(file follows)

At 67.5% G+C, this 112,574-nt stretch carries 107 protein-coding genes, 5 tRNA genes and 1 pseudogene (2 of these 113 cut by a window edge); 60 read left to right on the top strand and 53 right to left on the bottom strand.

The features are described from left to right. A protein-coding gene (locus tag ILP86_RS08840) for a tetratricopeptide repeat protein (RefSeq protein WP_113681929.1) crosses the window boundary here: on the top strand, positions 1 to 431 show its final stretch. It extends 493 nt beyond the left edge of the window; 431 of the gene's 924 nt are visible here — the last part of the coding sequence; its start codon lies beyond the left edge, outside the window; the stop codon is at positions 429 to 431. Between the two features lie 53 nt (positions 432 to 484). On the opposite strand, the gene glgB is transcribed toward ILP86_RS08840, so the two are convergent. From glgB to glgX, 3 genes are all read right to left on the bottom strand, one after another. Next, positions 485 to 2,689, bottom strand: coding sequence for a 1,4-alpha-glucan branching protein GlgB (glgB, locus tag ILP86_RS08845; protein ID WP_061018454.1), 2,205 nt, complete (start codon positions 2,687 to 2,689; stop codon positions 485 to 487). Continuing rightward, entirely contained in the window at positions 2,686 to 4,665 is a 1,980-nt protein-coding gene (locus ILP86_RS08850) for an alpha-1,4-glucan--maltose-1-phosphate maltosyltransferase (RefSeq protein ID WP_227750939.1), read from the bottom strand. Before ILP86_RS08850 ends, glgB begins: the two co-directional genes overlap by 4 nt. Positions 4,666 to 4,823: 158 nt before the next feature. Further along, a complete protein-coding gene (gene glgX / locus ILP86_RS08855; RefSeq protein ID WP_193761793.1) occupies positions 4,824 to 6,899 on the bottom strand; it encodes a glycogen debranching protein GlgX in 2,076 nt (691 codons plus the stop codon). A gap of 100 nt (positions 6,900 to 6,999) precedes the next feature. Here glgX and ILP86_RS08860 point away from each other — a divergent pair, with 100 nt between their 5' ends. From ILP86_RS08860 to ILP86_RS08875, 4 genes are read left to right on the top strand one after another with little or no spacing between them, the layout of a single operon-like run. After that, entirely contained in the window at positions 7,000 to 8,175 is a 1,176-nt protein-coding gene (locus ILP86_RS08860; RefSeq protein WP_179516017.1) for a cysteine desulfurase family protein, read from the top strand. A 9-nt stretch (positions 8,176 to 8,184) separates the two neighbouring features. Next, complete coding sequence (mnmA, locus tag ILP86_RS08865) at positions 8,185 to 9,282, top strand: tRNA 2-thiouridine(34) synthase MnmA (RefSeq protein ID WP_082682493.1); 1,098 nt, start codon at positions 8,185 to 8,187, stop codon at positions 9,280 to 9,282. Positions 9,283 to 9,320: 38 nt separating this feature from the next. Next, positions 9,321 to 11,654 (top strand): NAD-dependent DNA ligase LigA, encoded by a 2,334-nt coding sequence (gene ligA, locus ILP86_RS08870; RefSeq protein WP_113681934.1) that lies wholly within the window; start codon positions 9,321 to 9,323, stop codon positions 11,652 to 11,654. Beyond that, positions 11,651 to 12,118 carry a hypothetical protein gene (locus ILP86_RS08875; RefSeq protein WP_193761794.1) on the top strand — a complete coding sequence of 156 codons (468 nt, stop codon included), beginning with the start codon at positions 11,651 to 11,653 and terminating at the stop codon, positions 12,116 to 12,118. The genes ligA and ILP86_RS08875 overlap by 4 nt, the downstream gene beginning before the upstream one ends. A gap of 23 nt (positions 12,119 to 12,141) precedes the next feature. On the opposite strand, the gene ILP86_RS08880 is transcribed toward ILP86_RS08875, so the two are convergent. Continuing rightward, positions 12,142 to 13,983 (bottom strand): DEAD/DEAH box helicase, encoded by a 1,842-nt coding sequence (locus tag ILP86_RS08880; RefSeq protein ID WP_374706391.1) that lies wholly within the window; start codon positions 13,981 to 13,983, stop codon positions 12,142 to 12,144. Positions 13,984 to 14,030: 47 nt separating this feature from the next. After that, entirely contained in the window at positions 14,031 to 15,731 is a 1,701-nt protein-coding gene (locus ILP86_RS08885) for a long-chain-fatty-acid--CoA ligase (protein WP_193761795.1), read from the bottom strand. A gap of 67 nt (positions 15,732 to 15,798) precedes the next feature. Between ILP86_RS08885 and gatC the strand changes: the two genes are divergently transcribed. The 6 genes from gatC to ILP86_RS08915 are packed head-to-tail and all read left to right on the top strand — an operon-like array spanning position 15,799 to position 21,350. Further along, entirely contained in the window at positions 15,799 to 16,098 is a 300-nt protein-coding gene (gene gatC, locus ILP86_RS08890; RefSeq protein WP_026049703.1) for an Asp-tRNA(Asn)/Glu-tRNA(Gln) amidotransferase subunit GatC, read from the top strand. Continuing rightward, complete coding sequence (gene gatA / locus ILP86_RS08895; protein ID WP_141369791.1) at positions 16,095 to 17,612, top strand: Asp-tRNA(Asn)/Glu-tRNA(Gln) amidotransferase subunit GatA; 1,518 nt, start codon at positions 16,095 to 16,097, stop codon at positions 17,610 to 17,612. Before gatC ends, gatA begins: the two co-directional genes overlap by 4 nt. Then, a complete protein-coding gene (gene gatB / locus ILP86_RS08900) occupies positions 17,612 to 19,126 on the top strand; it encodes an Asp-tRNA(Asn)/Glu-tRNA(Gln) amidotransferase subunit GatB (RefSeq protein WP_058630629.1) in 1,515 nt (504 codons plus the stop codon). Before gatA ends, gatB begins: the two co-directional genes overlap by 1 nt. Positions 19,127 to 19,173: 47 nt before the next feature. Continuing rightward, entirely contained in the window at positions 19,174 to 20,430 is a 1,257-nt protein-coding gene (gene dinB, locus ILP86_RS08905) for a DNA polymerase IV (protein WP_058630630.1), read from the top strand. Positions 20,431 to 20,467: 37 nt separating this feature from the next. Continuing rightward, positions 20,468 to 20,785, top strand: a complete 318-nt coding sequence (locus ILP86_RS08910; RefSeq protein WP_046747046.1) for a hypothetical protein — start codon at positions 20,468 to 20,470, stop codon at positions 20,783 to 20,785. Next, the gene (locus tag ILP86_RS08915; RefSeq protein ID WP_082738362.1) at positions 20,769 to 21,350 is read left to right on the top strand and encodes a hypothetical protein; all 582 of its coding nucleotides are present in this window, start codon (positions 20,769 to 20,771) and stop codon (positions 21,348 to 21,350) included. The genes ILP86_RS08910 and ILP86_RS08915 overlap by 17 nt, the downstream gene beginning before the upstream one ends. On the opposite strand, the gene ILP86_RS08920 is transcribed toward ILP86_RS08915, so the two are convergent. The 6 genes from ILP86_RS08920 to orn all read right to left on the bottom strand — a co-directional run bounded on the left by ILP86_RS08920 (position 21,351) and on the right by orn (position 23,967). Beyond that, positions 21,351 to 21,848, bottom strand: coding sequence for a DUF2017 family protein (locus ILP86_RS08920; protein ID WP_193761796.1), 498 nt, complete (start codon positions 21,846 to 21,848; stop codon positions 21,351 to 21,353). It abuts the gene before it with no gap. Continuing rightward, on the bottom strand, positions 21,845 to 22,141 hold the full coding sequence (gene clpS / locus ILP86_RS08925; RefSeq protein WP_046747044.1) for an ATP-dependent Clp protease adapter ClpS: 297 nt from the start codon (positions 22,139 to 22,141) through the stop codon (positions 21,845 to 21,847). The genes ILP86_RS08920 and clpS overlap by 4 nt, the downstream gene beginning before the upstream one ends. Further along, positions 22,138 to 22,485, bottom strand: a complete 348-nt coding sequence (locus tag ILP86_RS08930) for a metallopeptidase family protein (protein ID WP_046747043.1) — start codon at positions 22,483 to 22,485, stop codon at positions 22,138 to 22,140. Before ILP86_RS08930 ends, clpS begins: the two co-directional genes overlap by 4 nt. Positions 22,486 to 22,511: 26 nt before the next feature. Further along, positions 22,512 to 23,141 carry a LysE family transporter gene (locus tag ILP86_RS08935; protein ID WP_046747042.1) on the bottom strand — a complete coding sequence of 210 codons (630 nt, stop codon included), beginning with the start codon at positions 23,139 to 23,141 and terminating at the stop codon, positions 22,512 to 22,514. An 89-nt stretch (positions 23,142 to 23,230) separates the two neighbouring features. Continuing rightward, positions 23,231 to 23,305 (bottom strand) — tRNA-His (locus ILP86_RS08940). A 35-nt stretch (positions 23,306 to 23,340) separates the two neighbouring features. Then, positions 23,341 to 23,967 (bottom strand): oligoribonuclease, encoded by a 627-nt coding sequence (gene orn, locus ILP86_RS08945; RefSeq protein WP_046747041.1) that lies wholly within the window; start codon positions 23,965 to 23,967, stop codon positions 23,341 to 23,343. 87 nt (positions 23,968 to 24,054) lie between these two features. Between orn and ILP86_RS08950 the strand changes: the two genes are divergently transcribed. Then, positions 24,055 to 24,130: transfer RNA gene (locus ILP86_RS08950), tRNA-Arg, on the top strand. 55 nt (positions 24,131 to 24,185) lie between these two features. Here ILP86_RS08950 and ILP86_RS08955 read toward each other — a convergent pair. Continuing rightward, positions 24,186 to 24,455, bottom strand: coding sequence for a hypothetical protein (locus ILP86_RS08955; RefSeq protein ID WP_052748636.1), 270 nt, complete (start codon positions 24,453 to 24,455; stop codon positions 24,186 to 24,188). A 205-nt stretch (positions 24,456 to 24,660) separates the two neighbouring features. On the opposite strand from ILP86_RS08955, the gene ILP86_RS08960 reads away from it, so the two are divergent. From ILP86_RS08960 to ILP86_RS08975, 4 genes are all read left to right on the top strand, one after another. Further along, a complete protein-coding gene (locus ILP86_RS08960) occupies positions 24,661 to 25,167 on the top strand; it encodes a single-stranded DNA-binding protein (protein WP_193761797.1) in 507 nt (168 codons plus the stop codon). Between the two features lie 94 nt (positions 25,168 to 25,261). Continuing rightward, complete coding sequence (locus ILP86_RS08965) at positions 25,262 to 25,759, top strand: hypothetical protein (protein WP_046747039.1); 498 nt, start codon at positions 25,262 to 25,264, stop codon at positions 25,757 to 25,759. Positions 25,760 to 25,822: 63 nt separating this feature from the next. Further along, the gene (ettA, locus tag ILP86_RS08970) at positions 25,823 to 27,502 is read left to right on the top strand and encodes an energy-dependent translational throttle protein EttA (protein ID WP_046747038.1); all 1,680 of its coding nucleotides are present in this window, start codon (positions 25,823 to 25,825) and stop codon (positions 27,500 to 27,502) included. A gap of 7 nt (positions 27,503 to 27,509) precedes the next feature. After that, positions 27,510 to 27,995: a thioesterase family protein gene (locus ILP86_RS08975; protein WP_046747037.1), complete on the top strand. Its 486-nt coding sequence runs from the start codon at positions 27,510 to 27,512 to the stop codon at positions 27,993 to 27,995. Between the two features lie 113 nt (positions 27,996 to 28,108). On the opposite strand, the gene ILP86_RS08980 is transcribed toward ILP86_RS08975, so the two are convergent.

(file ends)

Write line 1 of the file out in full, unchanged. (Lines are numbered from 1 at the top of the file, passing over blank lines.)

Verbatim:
At 67.5% G+C, this 112,574-nt stretch carries 107 protein-coding genes, 5 tRNA genes and 1 pseudogene (2 of these 113 cut by a window edge); 60 read left to right on the top strand and 53 right to left on the bottom strand.